COVID-19 Won’t Lead to Higher-Ed Reform

People with face masks walk at Columbia University in New York City, March 9, 2020. (Shannon Stapleton/Reuters)
Conservatives who hope the pandemic will lead to much-needed ‘disruption’ in the American academy are likely to be disappointed.

NRPLUS MEMBER ARTICLE O ver the past two decades, dissatisfaction with American higher education has grown at a steady clip. The main two complaints are that it’s too expensive and too radicalized. But despite wide-ranging debate over reform, no one has devised a way to make the four-year college degree incidental to the attainment of middle-class status. The game seems rigged.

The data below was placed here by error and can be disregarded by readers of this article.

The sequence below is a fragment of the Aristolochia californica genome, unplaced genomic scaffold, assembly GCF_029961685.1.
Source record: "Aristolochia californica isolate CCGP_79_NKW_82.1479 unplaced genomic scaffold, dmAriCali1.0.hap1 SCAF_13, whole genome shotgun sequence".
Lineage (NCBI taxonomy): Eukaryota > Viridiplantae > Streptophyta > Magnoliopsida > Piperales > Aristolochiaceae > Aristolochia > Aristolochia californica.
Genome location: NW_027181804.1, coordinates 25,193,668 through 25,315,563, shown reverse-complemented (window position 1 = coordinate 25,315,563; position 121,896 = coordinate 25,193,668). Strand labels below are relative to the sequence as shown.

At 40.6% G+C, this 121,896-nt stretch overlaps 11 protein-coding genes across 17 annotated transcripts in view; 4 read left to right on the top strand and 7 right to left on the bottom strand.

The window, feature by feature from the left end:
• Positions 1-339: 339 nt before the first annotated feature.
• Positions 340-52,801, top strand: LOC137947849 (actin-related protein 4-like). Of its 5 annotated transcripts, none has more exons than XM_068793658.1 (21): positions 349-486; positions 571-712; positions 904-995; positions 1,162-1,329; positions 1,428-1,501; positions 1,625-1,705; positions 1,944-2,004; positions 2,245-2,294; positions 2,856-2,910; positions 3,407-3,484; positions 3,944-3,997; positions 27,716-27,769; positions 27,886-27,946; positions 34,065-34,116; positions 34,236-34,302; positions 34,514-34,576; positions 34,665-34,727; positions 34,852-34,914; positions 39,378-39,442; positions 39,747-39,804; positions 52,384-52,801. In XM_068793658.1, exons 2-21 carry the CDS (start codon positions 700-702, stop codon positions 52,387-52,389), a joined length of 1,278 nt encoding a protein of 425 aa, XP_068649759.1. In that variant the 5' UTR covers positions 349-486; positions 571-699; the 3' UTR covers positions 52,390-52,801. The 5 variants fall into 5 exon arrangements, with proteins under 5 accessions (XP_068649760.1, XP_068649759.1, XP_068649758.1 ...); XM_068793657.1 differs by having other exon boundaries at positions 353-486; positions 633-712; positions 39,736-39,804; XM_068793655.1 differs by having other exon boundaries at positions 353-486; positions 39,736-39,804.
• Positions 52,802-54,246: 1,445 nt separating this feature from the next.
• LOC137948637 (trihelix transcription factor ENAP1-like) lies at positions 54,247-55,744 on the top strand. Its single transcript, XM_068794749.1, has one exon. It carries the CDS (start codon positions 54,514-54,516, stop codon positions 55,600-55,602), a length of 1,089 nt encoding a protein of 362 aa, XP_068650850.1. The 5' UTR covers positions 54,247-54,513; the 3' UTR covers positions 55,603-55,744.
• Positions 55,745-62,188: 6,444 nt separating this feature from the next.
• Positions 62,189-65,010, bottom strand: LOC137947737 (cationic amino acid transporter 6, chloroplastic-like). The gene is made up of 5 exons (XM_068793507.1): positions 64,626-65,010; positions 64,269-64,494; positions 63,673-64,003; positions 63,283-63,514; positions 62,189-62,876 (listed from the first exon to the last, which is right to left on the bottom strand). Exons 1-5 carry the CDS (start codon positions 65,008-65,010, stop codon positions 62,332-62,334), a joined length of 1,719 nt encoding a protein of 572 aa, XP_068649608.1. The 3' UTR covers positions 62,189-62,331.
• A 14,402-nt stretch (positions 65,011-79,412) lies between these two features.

Many higher-ed observers, such as the late Clay Christensen, have welcomed the prospect of “disruption” in the industry for some time. Among conservatives such as Tucker Carlson, the COVID-19 pandemic has raised hopes that the moment for that disruption has at last arrived.

But there are

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